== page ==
Every month, Metropolis talks with a Tokyo resident about their cultural agenda. A full-time teacher who also has her hands full in Tokyo’s clubbing scene, England-born Daniela Ashford is as eclectic as the city she calls home.

Tell us about yourself.

I’m a half Italian/British woman who grew up in Brighton, England before spending the first part of my adult life in Manchester and eventually moving to Tokyo. I’m a kindergarten teacher at an international school in north-east Tokyo where I’ve been teaching for the past six years. I play a small part in helping to arrange the bimonthly party “Sunday Afternoon” held at the end of every other month at Contact Tokyo in Shibuya.

What are you passionate about?

Music, art and design, fashion, cooking, swimming, having new adventures and making new connections with my surroundings and the people around me would all rank highly as things that I absolutely love and make up an important part of my life.

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What do you like and dislike about Tokyo?

Likes: How well connected the city is for someone like me who enjoys walking around from place to place; how it’s possible to find new things that excite you from one day to the next even after living here for more than 10 years; how it manages to combine the old and the new so well.

Dislikes: Playing human Tetris on overcrowded morning trains; pretty hefty taxi charges late at night (especially for longer distances); the insane summer heat; lack of late night transport other than taxis

What’s your favorite area of Tokyo and why?

I honestly have to say that the area around where I live now, Meguro, has shot to the top of my favorites pretty quickly. The area immediately around the station isn’t that inspiring but if you wander a little bit further you can always find something a little bit different, plus it has some lovely green spaces in the ward itself. Despite being a bit hilly it’s easy to walk around and even though it’s really close to busy areas like Shibuya, it manages to keep things a little quieter without ever feeling too sleepy.

You’ve lived in Japan for over ten years. How has the city changed over this time frame?

It’s really easy to get attached to a particular place here only for it to suddenly disappear which is a shame, but I think that’s just part and parcel of living in a city that seems to be constantly changing. One positive thing I’ve noticed is that it does seem to have become more accessible to overseas visitors. When I first arrived here there weren’t as many announcements in other languages. You can even find small yakitori shops with some kind of English menu these days so people aren’t limited to big chain izakayas with picture menus. I have a lot of friends who don’t eat meat too and their options for dining out are less limited than before.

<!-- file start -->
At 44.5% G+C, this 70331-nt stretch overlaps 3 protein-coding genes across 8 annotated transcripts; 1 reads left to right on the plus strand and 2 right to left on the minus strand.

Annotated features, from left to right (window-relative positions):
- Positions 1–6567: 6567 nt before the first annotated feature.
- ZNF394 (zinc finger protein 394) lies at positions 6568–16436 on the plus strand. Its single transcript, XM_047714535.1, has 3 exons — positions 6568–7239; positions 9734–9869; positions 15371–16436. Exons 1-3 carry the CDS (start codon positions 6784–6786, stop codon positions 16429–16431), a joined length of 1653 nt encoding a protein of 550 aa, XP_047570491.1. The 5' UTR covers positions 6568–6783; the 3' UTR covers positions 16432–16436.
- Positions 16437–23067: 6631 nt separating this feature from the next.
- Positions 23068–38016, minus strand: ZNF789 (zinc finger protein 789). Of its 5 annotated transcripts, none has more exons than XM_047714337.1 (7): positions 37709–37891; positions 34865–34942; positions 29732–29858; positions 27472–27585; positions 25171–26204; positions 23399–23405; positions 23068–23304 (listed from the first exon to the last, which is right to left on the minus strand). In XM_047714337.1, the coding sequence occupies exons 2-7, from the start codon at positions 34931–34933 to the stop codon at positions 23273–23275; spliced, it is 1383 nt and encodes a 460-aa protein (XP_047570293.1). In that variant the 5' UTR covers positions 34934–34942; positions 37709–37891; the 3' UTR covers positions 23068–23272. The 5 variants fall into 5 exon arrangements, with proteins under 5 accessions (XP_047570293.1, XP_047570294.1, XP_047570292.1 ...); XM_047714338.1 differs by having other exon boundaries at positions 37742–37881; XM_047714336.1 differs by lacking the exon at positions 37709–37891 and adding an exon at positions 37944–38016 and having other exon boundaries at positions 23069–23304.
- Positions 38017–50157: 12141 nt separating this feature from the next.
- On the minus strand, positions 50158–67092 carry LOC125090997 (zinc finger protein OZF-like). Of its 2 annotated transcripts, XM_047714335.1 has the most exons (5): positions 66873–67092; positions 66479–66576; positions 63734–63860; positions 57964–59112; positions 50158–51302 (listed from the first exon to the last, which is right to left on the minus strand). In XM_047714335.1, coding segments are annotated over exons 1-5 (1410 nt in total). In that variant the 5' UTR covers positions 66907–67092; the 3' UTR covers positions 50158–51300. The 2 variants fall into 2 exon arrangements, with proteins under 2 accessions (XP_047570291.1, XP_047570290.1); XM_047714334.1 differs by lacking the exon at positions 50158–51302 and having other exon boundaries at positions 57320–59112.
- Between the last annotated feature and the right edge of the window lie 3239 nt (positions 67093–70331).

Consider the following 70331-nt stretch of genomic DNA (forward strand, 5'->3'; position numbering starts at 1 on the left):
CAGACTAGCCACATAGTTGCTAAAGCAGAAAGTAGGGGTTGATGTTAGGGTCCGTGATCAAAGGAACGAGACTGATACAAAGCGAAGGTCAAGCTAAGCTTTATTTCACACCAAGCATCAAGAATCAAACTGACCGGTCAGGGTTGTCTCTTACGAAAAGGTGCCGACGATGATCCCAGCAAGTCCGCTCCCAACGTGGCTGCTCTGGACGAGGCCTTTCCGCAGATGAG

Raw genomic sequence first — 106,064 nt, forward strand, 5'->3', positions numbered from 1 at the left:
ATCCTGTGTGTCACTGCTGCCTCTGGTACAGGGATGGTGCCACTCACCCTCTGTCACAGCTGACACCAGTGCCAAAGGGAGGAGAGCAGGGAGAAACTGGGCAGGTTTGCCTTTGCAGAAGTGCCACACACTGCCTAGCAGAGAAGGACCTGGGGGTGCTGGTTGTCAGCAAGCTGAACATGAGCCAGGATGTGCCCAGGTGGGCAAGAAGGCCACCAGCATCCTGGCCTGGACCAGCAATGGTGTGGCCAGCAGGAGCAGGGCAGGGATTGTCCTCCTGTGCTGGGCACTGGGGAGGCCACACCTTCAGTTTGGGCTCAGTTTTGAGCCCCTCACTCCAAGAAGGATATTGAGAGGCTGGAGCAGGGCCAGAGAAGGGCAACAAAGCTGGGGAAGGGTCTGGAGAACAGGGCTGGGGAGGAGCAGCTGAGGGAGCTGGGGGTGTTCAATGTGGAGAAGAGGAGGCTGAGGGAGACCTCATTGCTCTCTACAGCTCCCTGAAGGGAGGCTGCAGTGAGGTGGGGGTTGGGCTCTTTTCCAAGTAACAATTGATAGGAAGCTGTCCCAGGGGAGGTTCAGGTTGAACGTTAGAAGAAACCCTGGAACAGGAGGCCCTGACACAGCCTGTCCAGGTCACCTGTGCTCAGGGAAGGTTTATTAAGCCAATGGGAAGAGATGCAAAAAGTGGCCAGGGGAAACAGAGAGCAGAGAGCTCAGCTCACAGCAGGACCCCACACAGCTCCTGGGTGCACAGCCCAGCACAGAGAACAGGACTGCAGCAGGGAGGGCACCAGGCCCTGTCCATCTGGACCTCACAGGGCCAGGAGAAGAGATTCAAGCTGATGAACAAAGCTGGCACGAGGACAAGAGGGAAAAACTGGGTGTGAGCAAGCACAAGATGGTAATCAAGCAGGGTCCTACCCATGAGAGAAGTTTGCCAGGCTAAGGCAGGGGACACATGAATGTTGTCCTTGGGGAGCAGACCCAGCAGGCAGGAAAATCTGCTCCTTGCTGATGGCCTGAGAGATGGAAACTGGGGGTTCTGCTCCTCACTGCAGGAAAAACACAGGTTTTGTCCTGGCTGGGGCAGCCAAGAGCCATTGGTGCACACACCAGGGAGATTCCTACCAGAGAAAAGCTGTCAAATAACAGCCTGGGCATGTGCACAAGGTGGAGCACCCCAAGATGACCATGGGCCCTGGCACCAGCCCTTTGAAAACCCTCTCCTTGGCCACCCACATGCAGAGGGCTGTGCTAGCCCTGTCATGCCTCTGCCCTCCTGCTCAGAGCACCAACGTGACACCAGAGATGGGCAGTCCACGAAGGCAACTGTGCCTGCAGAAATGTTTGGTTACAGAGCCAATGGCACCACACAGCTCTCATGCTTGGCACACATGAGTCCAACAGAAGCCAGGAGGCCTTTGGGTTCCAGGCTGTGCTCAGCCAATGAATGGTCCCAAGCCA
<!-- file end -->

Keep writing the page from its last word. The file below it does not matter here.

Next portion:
As a foreign women in Tokyo – has your experience been mostly positive? Do you have any advice for other women who have recently arrived or are thinking about living here?

On the whole I’d say my experience has definitely been mostly positive. There have only been a couple of occasions where I might have felt uncomfortable due to the attention you attract as someone “different” but that was quite a few years back now. I think it’s important to establish some kind of support network, be it through work, joining online communities that interest you or just getting out there and meeting people.

Hallogallo Nakano vegan bar

You organize events and regularly go to clubs. What’s the current state of clubbing in Tokyo compared to when you first arrived?

Many venues have been and gone since I first arrived in Tokyo. A handful of them were well loved institutions that it’d be impossible to recreate – they were simply of the time, although some did pop up again in a different location with a different name sometime later. There seems to have been a little bit more of a shift to holding more parties in smaller spaces such as at DJ bars. Another issue is that clubs might find it a little difficult to attract a younger crowd. That’s all well and good for people of my age group as we can still go out here and not feel like we’re too past it, but of course for the future it’s quite a big thing just to be able to keep things going.

What’s your favorite bar in Tokyo?

These days I don’t really tend to go to bars that much at all but I definitely love the atmosphere of hallogallo in Nakano. It’s a vegan bar and I’m not vegan at all but the music, the food and the drinks all make for a good night if I’m just out for a few drinks. Also I recently discovered a bar in Sangenjaya called Bar Pond which doesn’t look so promising from street level (it’s up on the second floor) but once you step inside, you’ll be relieved you made it up the stairs. I’ve taken friends to both places who said they definitely wanted to make a return visit.

Best museum, bookstore and restaurant in Tokyo?

Museum: Mori Art Museum, for both the quality of the exhibitions and the views from the top. Bookstore: Bohemian’s Guild in Jimbocho. I may not buy an awful lot here but it’s so easy to while away a few hours, especially on a cold day. Restaurant: Sibafu in Shimomeguro. It’s a cosy place with some of my favorite dishes and drink selections.